It was actually my father Oscar’s idea. Before this film, we wrote a lot of short stories and did a lot of short films together, and one day he came up with this idea and I told him, “We have to do this as a feature film. It’s time.” We have always been a fan of suspense and noir films, so we really wanted to dive in on this character who is obsessed of finding his sister and carries this guilt, but we also wanted to explore psychologically how it could affect him having his mother murdered and his sister taken away and him staying in the dark for three days. Nyctophobia can happen to any person — it’s an irrational fear of the dark that can be caused because of a traumatic event — so we wanted to portray that in a way that was scary, but at the same time unique, so we added this layer of this phobia coming back [in the form] of this psychopath coming back into his life so it’s almost impossible for him to go to reach his goal of getting over it. [My father] lives in Venezuela and I live in L.A., so we started doing a lot of FaceTime every day, and after a year or so of back-and-forths, the story became “A Dark Foe.”
You really engage with this dream logic in how you’ll create locations that feel like you’re moving through a maze in the mind. Was that difficult to pull off?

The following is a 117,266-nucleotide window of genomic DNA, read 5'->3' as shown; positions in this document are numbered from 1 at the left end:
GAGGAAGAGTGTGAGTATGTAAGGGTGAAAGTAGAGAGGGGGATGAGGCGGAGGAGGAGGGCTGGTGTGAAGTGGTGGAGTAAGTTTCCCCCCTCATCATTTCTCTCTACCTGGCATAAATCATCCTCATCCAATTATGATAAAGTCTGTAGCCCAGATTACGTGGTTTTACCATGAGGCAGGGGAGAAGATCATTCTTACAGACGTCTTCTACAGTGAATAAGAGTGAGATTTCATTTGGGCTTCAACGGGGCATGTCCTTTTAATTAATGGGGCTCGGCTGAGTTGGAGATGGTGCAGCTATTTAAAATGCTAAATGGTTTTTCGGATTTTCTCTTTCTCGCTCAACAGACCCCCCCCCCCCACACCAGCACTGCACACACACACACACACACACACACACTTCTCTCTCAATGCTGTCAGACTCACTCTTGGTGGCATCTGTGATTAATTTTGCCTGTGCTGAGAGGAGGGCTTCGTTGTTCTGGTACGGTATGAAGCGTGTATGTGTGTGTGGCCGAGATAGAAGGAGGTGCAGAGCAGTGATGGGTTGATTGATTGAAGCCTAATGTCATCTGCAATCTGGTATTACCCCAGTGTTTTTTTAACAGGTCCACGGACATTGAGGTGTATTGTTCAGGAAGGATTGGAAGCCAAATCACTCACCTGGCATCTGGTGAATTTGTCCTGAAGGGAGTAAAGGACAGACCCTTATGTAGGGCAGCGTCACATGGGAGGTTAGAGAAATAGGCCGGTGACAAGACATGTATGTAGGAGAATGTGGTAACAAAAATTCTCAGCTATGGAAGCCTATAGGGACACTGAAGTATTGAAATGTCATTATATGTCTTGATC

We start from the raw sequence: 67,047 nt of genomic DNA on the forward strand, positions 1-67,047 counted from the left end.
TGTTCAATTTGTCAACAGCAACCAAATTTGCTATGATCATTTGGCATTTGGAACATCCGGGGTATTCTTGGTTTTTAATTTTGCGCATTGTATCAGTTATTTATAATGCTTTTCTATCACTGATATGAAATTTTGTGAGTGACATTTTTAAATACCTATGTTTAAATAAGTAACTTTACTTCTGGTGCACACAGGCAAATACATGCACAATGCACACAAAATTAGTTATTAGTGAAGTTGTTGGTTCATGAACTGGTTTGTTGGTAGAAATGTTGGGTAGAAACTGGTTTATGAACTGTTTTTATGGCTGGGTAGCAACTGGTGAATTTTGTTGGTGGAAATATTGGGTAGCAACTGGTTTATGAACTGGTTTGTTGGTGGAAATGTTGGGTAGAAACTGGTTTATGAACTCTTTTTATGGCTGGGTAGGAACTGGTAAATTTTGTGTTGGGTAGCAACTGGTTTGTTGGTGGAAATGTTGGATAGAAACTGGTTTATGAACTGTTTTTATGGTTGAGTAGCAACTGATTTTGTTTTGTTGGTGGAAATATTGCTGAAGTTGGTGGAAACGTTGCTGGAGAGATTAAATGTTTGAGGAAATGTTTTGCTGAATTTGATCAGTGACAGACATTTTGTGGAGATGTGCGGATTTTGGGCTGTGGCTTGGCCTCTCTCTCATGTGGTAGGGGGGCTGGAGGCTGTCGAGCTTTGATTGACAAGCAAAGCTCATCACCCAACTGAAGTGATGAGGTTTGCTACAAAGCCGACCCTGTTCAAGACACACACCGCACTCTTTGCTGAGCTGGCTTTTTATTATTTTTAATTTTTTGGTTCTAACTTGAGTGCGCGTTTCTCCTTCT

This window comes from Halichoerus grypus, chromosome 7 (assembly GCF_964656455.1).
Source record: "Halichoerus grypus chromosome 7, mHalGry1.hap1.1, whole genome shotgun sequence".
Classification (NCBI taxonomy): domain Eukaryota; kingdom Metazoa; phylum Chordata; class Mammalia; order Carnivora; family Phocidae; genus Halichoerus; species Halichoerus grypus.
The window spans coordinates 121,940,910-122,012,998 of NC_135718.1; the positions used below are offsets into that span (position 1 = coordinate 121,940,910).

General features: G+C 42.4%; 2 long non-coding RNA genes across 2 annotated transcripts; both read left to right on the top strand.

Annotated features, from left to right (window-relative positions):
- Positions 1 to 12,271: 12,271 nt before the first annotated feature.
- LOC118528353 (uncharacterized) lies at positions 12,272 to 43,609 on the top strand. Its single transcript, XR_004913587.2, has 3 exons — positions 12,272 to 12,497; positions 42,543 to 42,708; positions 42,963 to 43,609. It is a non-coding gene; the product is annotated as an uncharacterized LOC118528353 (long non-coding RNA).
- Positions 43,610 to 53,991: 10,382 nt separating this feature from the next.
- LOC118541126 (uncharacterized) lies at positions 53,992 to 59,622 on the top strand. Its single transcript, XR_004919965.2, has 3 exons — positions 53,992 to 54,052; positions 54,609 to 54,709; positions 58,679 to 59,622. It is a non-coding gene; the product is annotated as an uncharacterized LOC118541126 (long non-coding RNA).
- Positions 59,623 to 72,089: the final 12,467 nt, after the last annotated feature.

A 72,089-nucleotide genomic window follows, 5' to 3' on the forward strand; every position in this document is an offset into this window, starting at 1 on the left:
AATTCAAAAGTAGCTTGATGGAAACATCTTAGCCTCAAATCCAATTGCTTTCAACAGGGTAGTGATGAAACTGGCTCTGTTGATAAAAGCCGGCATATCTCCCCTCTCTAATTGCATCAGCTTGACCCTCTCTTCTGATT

Along with my cinematographer, we wanted to accomplish three worlds. There’s Tony’s world where we see it’s dark and a little bit depressing, with these cold blue tones and a little bit of yellow. And then we have the world where we’re introduced by this lead Rebecca, who’s going to take him to The Cradle, and that world, we wanted to make it more vibrant but at the same time, have these neo-noir colors because she takes us to this underworld, and when we dive into [the lair of] The Cradle, the psychopath of the movie, we wanted to these earthy tones, so it’s very dark and has a cringy feeling. As far as the camera movements, there were certain scenes that I really wanted differentiate the worlds, where we’re in Tony’s world and we see it in one way, and then we go to this neo-noir world and the steadicam takes you through and when we go to The Cradle world, we go under, so we did have a lot of fun trying to connect all the worlds, but at the same time in a way that’s continuous.
You really put your father through the ringer. Were some of these his ideas or did you find it fun to torture him?